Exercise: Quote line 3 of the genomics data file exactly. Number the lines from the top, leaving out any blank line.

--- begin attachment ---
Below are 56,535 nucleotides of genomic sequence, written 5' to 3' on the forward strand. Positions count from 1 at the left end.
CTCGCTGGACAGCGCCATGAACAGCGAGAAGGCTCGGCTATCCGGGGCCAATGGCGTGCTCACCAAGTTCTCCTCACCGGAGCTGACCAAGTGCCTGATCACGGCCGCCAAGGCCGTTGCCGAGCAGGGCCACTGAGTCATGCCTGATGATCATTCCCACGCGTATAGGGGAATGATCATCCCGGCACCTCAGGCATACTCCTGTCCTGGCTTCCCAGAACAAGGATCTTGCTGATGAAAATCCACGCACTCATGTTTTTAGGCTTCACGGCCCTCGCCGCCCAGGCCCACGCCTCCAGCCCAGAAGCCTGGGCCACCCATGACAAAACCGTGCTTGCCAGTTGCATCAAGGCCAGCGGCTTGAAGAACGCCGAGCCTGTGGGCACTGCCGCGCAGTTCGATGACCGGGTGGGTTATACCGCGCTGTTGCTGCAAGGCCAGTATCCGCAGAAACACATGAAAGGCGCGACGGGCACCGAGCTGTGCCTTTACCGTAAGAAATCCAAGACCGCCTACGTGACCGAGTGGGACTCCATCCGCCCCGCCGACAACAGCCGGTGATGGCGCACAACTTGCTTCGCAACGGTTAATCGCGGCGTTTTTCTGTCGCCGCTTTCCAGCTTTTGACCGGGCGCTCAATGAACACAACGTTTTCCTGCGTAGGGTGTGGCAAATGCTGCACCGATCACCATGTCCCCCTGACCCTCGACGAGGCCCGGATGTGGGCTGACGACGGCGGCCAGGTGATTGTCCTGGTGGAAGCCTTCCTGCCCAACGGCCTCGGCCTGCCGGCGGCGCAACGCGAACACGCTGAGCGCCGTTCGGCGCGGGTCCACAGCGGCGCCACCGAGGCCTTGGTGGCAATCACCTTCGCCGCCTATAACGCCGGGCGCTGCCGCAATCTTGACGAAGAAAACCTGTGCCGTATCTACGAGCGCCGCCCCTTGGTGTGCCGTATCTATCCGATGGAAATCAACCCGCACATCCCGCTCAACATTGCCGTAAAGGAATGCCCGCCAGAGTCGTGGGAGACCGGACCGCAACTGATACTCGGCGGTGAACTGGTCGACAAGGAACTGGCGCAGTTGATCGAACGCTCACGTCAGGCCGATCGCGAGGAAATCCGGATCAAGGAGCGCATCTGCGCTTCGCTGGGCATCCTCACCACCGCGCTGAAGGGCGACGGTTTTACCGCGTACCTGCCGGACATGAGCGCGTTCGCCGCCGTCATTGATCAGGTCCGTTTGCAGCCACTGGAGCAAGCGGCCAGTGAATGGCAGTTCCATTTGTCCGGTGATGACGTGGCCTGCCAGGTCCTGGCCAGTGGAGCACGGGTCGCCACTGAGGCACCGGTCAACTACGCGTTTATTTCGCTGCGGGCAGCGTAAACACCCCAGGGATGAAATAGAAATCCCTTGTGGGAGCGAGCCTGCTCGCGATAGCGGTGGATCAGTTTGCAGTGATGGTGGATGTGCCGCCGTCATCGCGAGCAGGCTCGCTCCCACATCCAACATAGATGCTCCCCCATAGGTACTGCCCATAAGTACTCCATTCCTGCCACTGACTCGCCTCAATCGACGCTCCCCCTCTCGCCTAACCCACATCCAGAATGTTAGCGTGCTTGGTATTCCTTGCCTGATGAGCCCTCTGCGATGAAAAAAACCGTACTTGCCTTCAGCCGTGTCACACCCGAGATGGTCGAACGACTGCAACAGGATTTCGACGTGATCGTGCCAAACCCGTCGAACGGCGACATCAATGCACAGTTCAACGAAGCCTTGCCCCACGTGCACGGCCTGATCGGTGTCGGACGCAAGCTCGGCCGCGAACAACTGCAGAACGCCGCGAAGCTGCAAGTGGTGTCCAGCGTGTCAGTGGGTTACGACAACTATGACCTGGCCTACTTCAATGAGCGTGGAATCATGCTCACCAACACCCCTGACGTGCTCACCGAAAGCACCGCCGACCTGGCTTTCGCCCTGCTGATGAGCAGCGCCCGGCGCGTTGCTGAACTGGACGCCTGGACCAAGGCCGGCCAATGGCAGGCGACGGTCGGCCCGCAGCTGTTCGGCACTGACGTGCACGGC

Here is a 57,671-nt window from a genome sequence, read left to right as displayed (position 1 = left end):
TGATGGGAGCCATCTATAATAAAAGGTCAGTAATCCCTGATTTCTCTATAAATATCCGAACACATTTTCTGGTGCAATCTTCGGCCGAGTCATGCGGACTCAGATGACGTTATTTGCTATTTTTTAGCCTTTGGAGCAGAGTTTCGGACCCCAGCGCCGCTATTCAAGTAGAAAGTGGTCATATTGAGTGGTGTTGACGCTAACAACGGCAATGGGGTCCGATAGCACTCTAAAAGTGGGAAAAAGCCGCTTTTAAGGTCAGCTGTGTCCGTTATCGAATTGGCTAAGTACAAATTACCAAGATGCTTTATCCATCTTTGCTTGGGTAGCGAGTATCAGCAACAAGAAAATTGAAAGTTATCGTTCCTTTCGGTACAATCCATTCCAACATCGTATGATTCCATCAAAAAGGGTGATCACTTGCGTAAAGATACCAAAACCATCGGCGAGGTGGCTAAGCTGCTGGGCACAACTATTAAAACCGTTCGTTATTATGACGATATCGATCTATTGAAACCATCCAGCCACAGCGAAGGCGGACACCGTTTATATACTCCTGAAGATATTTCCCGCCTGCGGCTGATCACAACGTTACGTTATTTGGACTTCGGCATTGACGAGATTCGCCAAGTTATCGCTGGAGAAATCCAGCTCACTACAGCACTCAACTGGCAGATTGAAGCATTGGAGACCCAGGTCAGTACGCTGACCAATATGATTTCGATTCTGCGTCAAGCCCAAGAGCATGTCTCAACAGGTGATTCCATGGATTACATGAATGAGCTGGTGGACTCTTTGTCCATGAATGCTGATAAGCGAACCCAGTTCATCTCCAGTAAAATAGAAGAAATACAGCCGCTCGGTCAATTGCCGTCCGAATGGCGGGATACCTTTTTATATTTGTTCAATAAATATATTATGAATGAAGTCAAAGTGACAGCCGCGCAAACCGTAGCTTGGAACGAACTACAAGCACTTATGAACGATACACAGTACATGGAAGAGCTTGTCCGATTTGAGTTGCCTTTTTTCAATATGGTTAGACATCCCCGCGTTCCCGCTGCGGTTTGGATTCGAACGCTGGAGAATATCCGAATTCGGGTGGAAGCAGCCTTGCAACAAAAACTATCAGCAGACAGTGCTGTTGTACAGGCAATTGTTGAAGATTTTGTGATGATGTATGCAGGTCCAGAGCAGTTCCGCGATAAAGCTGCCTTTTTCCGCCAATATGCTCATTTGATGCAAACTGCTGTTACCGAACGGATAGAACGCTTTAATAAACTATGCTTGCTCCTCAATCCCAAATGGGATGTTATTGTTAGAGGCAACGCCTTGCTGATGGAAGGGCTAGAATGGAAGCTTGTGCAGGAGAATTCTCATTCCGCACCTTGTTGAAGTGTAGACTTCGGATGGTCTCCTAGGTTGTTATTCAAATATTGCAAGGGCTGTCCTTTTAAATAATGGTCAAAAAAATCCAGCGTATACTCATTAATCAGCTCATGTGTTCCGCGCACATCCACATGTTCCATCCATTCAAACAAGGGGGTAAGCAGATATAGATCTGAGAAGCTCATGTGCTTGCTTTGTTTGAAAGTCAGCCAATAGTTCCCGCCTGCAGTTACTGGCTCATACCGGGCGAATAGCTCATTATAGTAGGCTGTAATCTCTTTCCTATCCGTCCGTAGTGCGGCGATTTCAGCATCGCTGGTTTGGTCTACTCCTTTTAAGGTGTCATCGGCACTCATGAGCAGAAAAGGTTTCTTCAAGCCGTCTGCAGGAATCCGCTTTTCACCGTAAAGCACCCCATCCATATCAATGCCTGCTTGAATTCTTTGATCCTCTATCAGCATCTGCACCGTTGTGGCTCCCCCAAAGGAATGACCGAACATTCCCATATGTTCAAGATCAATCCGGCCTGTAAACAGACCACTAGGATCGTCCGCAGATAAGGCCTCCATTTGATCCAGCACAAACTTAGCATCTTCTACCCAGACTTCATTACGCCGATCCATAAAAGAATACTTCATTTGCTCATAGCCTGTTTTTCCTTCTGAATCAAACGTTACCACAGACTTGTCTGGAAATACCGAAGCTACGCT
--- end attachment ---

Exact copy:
Here is a 57,671-nt window from a genome sequence, read left to right as displayed (position 1 = left end):